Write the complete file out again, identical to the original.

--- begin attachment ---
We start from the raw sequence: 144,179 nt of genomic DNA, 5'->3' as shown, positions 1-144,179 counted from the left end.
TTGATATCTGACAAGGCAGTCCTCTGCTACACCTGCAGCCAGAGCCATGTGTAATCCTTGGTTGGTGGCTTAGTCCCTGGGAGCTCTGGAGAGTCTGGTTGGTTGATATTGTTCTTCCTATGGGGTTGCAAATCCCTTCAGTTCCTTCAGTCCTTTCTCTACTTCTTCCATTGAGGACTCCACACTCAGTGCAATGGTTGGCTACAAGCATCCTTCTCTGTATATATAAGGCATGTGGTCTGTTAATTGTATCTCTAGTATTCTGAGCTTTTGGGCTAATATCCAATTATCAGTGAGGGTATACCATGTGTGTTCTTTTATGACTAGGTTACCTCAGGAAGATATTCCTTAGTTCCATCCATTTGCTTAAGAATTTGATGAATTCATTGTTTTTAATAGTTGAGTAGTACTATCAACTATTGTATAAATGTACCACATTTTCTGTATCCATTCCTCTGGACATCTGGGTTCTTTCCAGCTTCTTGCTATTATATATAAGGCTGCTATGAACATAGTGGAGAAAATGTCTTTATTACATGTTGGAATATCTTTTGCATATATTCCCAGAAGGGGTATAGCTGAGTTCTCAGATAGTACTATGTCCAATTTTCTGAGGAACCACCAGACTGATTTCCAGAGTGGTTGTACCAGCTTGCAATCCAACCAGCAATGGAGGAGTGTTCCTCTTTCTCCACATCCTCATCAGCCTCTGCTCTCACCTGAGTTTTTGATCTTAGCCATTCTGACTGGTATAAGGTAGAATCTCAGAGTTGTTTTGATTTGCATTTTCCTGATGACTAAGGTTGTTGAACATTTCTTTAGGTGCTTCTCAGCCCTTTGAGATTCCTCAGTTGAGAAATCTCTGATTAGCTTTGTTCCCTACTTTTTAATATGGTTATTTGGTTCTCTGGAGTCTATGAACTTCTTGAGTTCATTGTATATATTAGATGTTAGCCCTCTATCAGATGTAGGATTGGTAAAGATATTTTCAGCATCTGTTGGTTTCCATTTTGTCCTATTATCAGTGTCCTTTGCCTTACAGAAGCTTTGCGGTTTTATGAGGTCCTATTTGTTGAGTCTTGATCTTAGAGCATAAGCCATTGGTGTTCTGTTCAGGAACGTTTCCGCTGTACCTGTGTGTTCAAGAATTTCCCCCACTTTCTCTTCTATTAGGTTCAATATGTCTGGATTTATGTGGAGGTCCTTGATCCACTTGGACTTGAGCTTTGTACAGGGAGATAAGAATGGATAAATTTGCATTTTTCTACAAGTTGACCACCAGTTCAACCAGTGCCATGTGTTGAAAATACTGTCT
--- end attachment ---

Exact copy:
We start from the raw sequence: 144,179 nt of genomic DNA, 5'->3' as shown, positions 1-144,179 counted from the left end.
TTGATATCTGACAAGGCAGTCCTCTGCTACACCTGCAGCCAGAGCCATGTGTAATCCTTGGTTGGTGGCTTAGTCCCTGGGAGCTCTGGAGAGTCTGGTTGGTTGATATTGTTCTTCCTATGGGGTTGCAAATCCCTTCAGTTCCTTCAGTCCTTTCTCTACTTCTTCCATTGAGGACTCCACACTCAGTGCAATGGTTGGCTACAAGCATCCTTCTCTGTATATATAAGGCATGTGGTCTGTTAATTGTATCTCTAGTATTCTGAGCTTTTGGGCTAATATCCAATTATCAGTGAGGGTATACCATGTGTGTTCTTTTATGACTAGGTTACCTCAGGAAGATATTCCTTAGTTCCATCCATTTGCTTAAGAATTTGATGAATTCATTGTTTTTAATAGTTGAGTAGTACTATCAACTATTGTATAAATGTACCACATTTTCTGTATCCATTCCTCTGGACATCTGGGTTCTTTCCAGCTTCTTGCTATTATATATAAGGCTGCTATGAACATAGTGGAGAAAATGTCTTTATTACATGTTGGAATATCTTTTGCATATATTCCCAGAAGGGGTATAGCTGAGTTCTCAGATAGTACTATGTCCAATTTTCTGAGGAACCACCAGACTGATTTCCAGAGTGGTTGTACCAGCTTGCAATCCAACCAGCAATGGAGGAGTGTTCCTCTTTCTCCACATCCTCATCAGCCTCTGCTCTCACCTGAGTTTTTGATCTTAGCCATTCTGACTGGTATAAGGTAGAATCTCAGAGTTGTTTTGATTTGCATTTTCCTGATGACTAAGGTTGTTGAACATTTCTTTAGGTGCTTCTCAGCCCTTTGAGATTCCTCAGTTGAGAAATCTCTGATTAGCTTTGTTCCCTACTTTTTAATATGGTTATTTGGTTCTCTGGAGTCTATGAACTTCTTGAGTTCATTGTATATATTAGATGTTAGCCCTCTATCAGATGTAGGATTGGTAAAGATATTTTCAGCATCTGTTGGTTTCCATTTTGTCCTATTATCAGTGTCCTTTGCCTTACAGAAGCTTTGCGGTTTTATGAGGTCCTATTTGTTGAGTCTTGATCTTAGAGCATAAGCCATTGGTGTTCTGTTCAGGAACGTTTCCGCTGTACCTGTGTGTTCAAGAATTTCCCCCACTTTCTCTTCTATTAGGTTCAATATGTCTGGATTTATGTGGAGGTCCTTGATCCACTTGGACTTGAGCTTTGTACAGGGAGATAAGAATGGATAAATTTGCATTTTTCTACAAGTTGACCACCAGTTCAACCAGTGCCATGTGTTGAAAATACTGTCT